March 25th, 2011 10:42 AM║ Posted By: John Pennington ║ Permalink
║ Schools: Alabama, Arkansas, Auburn, Florida, Georgia, Kentucky, LSU, Mississippi State, Ole Miss, South Carolina, Tennessee, Vanderbilt
Tags: HBO, NCAA, SEC, Wake Forests
HBO’s long-awaited, much-discussed “NCAA Athletes and Money” episode is set to debut next Wednesday. You can bet a number of SEC coaches will be watching.
Over the past month, reports have claimed that former Auburn footballer Stanley McClover would admit on camera that he received illegal benefits from a Tiger coach in the mid-2000s.
Former Mississippi State quarterback John Bond — who’s dropped off the radar following Scott Moore’s departure from a Huntsville radio station — has said that HBO wanted him to talk about the Cam Newton situation.
So what did HBO ultimately find? SportsByBrooks.com has already posted the trailer for the show. And the network put out a release stating the following:
Two long-form segments anchor the program, setting the stage for an extended roundtable panel hosted by Bryant Gumbel and featuring former University of Michigan head football coach Rich Rodriguez, outspoken college basketball commentator Billy Packer, print journalist Jason Whitlock of FoxSports.com and former Ivy League Athletics Commissioner Jeff Orleans. The group will address a host of issues relating to the NCAA and the regulation of the its 1,055 member schools.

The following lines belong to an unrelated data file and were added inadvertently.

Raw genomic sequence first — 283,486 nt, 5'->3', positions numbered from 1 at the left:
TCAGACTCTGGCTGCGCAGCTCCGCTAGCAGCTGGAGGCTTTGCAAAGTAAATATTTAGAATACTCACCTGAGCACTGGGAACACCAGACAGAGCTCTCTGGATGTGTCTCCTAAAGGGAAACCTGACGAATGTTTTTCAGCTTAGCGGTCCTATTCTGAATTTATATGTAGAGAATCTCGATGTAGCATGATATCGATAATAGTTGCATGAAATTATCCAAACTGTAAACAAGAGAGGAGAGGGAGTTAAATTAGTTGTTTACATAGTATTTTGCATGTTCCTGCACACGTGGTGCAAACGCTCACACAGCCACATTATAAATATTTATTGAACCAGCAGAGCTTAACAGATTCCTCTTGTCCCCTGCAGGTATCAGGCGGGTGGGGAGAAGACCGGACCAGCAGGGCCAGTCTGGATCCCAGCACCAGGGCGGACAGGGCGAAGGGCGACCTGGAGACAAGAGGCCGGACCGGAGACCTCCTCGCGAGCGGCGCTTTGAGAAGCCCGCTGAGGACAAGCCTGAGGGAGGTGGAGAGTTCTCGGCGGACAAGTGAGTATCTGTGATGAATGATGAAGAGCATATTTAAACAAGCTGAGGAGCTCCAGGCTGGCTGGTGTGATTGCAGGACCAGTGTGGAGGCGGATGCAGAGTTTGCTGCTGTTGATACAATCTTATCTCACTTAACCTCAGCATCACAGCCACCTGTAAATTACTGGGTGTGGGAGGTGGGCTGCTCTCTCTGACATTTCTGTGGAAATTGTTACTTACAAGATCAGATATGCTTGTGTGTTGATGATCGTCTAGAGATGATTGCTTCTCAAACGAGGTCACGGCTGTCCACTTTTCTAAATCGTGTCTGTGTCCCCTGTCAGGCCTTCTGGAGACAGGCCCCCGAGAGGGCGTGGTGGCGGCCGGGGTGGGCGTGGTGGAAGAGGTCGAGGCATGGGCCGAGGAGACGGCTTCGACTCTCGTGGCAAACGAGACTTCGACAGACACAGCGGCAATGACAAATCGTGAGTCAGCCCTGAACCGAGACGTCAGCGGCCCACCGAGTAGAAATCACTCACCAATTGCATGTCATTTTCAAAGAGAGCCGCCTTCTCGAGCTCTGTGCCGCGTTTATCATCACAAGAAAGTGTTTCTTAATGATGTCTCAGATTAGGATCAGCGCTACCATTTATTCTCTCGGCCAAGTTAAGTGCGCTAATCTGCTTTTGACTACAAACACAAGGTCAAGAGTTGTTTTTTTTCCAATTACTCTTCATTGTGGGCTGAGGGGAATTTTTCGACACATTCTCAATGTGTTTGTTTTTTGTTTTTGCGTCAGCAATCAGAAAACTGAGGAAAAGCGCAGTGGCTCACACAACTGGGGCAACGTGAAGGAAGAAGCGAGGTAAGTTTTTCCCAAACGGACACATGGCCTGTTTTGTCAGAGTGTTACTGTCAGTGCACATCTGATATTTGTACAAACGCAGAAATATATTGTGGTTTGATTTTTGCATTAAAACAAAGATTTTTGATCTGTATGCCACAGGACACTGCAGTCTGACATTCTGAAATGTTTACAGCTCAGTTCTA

Gumbel, Packer and Whitlock? Good to know that outrage, bitterness and exaggeration will be well-covered. Expect a full-scale beatdown on the NCAA with plenty of calls to pay players… and no explanation for just how that might be done when most programs are already losing money.
The two long-form reports will be: “The Money Trail” in which Bernard Goldberg looks at “the notion of student-athletes remaining untainted amateurs while generating pro-type revenue for their schools” and “Pay To Play” in which Andrea Kremer examines whether paying players would “curb the headline-grabbing stories of inappropriate payments and benefits.”
Personally, I’ve always found the “pay the players” argument to be pretty thin. Oh it sounds nice, sure. But where does the money come from?
Would the money programs break off so the Wake Forests of the world wouldn’t be forced to match dollars with the Floridas and Texases and Ohio States?
Would all athletes be paid the same amount? Or would a women’s crew member at one school make less than a star quarterback at another?
And just because all players would be paid X, what’s to stop the bigger schools from offering Y under the table? Seems illegal inducements would only become a bigger problem because someone will always be out to get an edge.
But hey, where’s the fun in questions like those? It’s much easier just to yell, “Pay ‘em!” and move on to the next hot-button topic.
If you want to hear Gumbel’s voice rise — you may want to get your dogs out of the room to protect their ears — just watch these short teaser clips provided by HBO:
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